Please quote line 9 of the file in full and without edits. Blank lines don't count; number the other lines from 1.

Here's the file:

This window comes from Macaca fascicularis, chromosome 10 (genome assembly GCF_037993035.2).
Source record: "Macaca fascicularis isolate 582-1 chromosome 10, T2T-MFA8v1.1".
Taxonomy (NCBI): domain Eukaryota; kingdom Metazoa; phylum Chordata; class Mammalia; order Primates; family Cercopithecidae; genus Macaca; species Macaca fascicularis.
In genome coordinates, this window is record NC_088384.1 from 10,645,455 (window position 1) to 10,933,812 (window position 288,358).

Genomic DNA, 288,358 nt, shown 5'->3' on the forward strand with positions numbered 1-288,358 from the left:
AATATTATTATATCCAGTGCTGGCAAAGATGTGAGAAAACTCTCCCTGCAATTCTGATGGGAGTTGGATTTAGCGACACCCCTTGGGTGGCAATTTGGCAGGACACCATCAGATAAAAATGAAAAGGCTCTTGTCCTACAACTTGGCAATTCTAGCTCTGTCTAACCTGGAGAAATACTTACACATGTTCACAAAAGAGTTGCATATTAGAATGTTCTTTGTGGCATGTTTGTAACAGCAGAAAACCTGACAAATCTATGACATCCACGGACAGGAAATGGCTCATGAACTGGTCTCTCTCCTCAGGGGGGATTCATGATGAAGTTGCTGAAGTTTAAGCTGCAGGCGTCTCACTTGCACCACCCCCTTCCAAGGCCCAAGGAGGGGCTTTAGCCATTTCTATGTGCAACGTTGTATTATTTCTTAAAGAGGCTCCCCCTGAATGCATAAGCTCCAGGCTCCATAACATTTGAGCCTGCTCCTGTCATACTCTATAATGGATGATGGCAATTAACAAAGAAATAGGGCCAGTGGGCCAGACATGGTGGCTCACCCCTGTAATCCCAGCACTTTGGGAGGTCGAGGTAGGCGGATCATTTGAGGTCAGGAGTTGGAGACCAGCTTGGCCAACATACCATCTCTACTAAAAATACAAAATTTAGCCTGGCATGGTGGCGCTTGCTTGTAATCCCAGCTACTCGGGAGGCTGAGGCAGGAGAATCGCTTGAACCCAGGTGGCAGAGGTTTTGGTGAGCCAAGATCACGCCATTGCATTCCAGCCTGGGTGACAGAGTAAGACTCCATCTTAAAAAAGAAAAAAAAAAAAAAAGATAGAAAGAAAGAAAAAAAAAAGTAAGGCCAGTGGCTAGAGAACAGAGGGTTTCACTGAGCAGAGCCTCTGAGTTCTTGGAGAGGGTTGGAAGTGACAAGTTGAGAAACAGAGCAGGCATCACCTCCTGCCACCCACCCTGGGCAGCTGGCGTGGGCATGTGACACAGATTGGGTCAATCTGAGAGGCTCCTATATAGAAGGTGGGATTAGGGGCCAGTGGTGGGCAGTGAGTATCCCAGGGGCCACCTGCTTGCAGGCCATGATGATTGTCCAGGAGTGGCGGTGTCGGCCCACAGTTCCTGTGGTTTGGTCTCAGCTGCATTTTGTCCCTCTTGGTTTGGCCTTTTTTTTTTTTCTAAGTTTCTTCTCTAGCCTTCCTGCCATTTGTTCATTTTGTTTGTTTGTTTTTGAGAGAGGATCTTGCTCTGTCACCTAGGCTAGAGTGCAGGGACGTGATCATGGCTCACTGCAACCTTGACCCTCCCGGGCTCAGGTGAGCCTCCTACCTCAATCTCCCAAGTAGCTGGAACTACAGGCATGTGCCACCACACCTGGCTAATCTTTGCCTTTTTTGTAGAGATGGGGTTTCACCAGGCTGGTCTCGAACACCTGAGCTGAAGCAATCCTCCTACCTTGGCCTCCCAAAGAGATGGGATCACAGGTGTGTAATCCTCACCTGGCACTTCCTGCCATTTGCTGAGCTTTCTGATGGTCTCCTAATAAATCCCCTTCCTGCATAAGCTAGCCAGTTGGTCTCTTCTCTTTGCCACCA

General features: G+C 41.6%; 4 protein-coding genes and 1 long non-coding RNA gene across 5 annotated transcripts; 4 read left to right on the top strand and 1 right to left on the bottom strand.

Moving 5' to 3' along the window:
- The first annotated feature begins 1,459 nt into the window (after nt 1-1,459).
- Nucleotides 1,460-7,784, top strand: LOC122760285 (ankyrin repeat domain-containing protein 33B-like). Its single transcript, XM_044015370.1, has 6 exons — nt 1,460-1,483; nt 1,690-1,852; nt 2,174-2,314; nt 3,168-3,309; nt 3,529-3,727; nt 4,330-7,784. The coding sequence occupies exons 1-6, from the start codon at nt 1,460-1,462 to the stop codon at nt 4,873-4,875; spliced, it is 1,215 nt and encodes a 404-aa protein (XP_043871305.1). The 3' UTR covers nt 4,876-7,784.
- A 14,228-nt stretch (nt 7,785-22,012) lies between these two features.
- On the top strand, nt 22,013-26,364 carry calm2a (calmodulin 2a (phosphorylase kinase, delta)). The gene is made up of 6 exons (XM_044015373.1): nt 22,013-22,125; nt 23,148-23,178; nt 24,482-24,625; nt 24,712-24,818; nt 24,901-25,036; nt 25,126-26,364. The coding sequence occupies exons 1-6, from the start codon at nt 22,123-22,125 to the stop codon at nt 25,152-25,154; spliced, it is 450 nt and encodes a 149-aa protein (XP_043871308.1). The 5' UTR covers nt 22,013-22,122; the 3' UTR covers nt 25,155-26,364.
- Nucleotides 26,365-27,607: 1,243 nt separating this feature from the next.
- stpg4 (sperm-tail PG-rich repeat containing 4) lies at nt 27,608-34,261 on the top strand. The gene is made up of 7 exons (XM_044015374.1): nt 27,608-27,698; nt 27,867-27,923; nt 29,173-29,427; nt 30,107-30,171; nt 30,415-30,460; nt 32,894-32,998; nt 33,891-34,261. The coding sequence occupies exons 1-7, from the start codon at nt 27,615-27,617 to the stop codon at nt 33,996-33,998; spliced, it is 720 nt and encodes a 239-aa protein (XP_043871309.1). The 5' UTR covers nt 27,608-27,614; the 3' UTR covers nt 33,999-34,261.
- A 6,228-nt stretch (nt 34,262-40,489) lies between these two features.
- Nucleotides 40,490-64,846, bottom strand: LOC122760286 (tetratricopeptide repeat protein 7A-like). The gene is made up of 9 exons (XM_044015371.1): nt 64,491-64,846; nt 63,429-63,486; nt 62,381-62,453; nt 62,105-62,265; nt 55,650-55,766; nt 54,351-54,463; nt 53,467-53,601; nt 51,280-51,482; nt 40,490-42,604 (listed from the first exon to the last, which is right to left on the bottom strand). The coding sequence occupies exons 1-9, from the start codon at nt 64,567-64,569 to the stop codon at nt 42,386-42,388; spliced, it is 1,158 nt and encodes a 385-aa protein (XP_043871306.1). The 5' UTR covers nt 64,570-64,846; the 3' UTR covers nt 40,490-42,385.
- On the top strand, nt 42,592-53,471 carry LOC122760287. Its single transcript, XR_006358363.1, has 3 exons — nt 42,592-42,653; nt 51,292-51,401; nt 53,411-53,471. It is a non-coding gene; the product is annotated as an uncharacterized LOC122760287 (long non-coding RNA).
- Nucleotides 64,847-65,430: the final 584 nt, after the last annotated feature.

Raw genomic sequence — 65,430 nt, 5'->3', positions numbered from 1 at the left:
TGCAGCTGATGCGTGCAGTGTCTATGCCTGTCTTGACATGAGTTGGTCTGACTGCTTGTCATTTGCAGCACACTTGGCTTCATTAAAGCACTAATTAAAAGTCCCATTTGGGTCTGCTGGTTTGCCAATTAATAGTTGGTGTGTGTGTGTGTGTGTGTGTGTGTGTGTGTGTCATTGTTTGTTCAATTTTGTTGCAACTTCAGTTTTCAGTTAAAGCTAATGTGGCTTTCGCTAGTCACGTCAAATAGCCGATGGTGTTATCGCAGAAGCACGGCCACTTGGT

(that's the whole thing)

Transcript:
- The first annotated feature begins 1,459 nt into the window (after nt 1-1,459).